Presidential Commemoratives Once a Month
Presidential spoons. That is what the advertisement was trying to sell me, 42 presidents with a color photo on the stem and an engraving on the bowl. Silver plated, of course.
I found the offering in the trash. And, it should have stayed there. Yet, I found it to be of such interest that I pulled it out to examine it and again wonder why there are some who consider these to be collectible.
The initial cost is always low, in this case $2.95. That includes the shipping. However, once a month over the next 3.5 years, you will receive an additional “…elegant, custom-designed, commemorative…” silver-plated spoon for only $9.95, plus $1.95 shipping and service for a total cost of $359.95. The wooden collector’s “beautifully designed” showcase is free.
But are they really collectible? In order for them to be “…sought after…” they must command a higher price in the after market of collectibles. What about these? Hard to say, since they are a relatively new offering. There are others that have come before, so let’s examine one such silver-plated set.
In the 1930s, a set of silver coin spoons were issued by Wm Rogers Co, a silversmith family dating to the early 1800s. Each had a stamped image of a president through Franklin D. Roosevelt along with an image etched in the bowl pertinent to the president pictured. I can’t get information as to what they were selling for at the time, but a complete set of 31 presidential silver spoons from this period can be bought today for about $4 each.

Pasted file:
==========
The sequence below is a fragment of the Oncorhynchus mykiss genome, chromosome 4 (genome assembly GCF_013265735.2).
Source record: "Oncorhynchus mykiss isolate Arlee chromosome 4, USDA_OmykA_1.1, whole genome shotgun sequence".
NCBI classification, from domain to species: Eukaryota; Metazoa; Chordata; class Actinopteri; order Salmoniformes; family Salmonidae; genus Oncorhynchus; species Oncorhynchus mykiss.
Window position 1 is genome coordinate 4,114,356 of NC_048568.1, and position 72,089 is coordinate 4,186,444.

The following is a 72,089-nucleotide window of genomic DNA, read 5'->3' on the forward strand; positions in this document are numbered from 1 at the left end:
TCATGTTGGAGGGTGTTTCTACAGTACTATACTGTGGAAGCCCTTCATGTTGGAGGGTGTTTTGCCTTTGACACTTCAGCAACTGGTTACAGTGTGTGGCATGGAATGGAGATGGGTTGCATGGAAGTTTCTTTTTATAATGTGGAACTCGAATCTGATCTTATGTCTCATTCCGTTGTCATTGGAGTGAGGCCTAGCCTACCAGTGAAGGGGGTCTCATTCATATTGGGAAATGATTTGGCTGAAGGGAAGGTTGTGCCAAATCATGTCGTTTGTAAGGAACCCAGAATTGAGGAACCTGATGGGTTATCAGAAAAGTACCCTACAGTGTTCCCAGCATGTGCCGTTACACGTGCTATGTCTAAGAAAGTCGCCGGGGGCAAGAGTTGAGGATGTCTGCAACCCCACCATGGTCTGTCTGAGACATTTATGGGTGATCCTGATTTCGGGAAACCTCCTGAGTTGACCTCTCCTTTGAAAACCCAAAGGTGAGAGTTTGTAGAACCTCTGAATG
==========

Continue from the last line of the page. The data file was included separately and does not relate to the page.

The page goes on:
So, if a set of real coin silver commemorative presidential spoons that are about 75 years old are selling for only about $4 each today, a premium over what they sold for originally, I’m sure, what does that say about the long term collectiblity of these newly minted commemorative ones?
And yet, I still can’t help but wonder about this newer offering. They look familiar somehow. Ah, yes, now I remember. These same spoons, with an almost identical stamped design and image with claims of silver plate, sell routinely at Political Americana as a gift shop souvenir for no more than $3 to $5 each which means they are bought from a wholesaler for about $2 each.
The bottom line is that these ‘collectibles’, whether from this series or any ‘mint’ series, have little long-term value as a collectible. If you want to collect these items, shop for them in the after market, not through the ongoing subscription market. You’ll come out ahead that way and, most importantly, you won’t find yourself on mailing lists to buy other ‘collectibles’ at an amazing introductory offer.
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